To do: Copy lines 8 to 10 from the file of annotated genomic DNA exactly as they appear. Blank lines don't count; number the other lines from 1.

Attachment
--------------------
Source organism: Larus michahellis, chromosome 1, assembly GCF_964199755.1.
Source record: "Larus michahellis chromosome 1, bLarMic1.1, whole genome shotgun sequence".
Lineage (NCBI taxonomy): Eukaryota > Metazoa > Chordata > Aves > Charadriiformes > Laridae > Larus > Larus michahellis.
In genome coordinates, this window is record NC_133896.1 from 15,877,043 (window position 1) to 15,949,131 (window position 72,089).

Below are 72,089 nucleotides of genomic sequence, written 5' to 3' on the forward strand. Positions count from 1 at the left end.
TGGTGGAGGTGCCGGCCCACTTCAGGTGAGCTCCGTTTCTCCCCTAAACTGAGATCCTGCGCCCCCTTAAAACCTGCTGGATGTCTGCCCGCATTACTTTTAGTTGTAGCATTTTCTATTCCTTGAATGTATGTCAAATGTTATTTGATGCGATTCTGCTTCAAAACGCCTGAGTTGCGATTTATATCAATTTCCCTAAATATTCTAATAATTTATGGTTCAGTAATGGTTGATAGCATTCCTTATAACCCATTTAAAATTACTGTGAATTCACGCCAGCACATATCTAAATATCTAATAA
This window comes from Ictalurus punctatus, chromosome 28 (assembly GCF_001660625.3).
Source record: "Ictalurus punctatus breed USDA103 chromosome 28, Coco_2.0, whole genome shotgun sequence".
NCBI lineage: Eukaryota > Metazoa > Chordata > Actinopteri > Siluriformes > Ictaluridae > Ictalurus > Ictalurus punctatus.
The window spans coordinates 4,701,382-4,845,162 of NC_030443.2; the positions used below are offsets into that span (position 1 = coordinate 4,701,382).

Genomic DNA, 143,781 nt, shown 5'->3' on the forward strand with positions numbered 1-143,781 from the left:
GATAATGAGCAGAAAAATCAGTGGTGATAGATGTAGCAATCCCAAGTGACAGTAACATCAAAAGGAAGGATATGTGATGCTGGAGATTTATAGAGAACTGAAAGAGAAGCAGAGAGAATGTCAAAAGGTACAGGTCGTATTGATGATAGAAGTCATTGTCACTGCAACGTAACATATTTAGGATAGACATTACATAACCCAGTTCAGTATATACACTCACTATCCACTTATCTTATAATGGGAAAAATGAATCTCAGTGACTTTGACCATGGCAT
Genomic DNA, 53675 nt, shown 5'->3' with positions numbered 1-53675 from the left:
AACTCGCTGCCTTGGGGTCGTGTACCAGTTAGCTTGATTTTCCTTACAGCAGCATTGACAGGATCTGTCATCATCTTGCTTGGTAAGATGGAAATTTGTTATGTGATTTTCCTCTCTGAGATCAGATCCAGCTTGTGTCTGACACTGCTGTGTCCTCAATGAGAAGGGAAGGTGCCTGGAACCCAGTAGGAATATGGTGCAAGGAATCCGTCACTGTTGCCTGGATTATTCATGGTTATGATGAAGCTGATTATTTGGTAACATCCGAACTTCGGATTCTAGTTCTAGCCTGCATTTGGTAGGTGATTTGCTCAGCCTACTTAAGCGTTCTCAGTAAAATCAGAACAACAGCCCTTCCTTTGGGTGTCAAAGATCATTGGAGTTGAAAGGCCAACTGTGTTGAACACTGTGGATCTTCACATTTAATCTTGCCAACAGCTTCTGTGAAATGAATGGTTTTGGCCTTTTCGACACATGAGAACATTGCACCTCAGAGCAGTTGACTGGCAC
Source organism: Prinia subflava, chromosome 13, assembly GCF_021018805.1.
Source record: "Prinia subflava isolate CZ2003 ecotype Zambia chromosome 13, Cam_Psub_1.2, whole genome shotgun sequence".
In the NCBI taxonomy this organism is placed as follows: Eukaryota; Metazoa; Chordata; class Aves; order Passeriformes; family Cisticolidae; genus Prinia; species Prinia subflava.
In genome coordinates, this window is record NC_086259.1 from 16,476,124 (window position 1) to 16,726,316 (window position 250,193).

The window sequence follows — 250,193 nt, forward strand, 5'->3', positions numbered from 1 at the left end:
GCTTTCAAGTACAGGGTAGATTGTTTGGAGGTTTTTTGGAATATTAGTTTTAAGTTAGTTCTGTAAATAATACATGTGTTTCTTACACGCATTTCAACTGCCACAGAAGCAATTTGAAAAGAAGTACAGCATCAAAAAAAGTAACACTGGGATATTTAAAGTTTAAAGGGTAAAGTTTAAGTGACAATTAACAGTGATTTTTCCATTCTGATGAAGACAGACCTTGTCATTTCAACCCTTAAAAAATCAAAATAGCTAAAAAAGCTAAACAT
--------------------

Source record: "Ictalurus punctatus breed USDA103 chromosome 28, Coco_2.0, whole genome shotgun sequence".
NCBI lineage: Eukaryota > Metazoa > Chordata > Actinopteri > Siluriformes > Ictaluridae > Ictalurus > Ictalurus punctatus.
The window spans coordinates 4,701,382-4,845,162 of NC_030443.2; the positions used below are offsets into that span (position 1 = coordinate 4,701,382).